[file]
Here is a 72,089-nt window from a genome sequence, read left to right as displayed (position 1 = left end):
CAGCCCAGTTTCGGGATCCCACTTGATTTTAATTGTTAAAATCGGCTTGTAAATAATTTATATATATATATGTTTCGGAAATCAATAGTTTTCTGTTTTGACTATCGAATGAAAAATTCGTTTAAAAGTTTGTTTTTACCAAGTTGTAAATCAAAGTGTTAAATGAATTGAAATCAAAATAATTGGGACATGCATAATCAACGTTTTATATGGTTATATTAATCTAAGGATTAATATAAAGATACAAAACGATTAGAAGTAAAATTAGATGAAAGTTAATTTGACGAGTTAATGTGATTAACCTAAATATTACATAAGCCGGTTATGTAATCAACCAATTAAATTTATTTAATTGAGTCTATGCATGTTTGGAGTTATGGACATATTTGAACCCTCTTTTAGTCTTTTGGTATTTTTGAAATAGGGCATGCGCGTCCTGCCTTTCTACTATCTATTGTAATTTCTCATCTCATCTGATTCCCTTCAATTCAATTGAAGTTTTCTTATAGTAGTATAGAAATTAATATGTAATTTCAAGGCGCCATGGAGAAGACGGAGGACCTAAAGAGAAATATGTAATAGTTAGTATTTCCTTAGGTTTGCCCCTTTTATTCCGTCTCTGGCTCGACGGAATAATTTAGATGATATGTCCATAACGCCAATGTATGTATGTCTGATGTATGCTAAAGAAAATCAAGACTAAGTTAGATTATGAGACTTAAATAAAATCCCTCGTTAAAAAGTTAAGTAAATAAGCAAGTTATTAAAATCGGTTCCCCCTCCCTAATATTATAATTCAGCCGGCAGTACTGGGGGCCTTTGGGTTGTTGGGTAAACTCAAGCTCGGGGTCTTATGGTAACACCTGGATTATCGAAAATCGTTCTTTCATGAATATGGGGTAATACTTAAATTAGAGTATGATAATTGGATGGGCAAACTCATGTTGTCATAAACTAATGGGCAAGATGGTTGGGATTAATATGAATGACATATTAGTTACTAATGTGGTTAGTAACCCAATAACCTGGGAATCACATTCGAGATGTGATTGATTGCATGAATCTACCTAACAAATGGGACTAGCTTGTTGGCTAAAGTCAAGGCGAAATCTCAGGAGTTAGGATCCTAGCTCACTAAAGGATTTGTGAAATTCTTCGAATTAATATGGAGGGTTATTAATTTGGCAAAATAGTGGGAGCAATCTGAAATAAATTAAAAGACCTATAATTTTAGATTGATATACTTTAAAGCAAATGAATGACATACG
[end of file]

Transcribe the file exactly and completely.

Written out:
Here is a 72,089-nt window from a genome sequence, read left to right as displayed (position 1 = left end):
CAGCCCAGTTTCGGGATCCCACTTGATTTTAATTGTTAAAATCGGCTTGTAAATAATTTATATATATATATGTTTCGGAAATCAATAGTTTTCTGTTTTGACTATCGAATGAAAAATTCGTTTAAAAGTTTGTTTTTACCAAGTTGTAAATCAAAGTGTTAAATGAATTGAAATCAAAATAATTGGGACATGCATAATCAACGTTTTATATGGTTATATTAATCTAAGGATTAATATAAAGATACAAAACGATTAGAAGTAAAATTAGATGAAAGTTAATTTGACGAGTTAATGTGATTAACCTAAATATTACATAAGCCGGTTATGTAATCAACCAATTAAATTTATTTAATTGAGTCTATGCATGTTTGGAGTTATGGACATATTTGAACCCTCTTTTAGTCTTTTGGTATTTTTGAAATAGGGCATGCGCGTCCTGCCTTTCTACTATCTATTGTAATTTCTCATCTCATCTGATTCCCTTCAATTCAATTGAAGTTTTCTTATAGTAGTATAGAAATTAATATGTAATTTCAAGGCGCCATGGAGAAGACGGAGGACCTAAAGAGAAATATGTAATAGTTAGTATTTCCTTAGGTTTGCCCCTTTTATTCCGTCTCTGGCTCGACGGAATAATTTAGATGATATGTCCATAACGCCAATGTATGTATGTCTGATGTATGCTAAAGAAAATCAAGACTAAGTTAGATTATGAGACTTAAATAAAATCCCTCGTTAAAAAGTTAAGTAAATAAGCAAGTTATTAAAATCGGTTCCCCCTCCCTAATATTATAATTCAGCCGGCAGTACTGGGGGCCTTTGGGTTGTTGGGTAAACTCAAGCTCGGGGTCTTATGGTAACACCTGGATTATCGAAAATCGTTCTTTCATGAATATGGGGTAATACTTAAATTAGAGTATGATAATTGGATGGGCAAACTCATGTTGTCATAAACTAATGGGCAAGATGGTTGGGATTAATATGAATGACATATTAGTTACTAATGTGGTTAGTAACCCAATAACCTGGGAATCACATTCGAGATGTGATTGATTGCATGAATCTACCTAACAAATGGGACTAGCTTGTTGGCTAAAGTCAAGGCGAAATCTCAGGAGTTAGGATCCTAGCTCACTAAAGGATTTGTGAAATTCTTCGAATTAATATGGAGGGTTATTAATTTGGCAAAATAGTGGGAGCAATCTGAAATAAATTAAAAGACCTATAATTTTAGATTGATATACTTTAAAGCAAATGAATGACATACG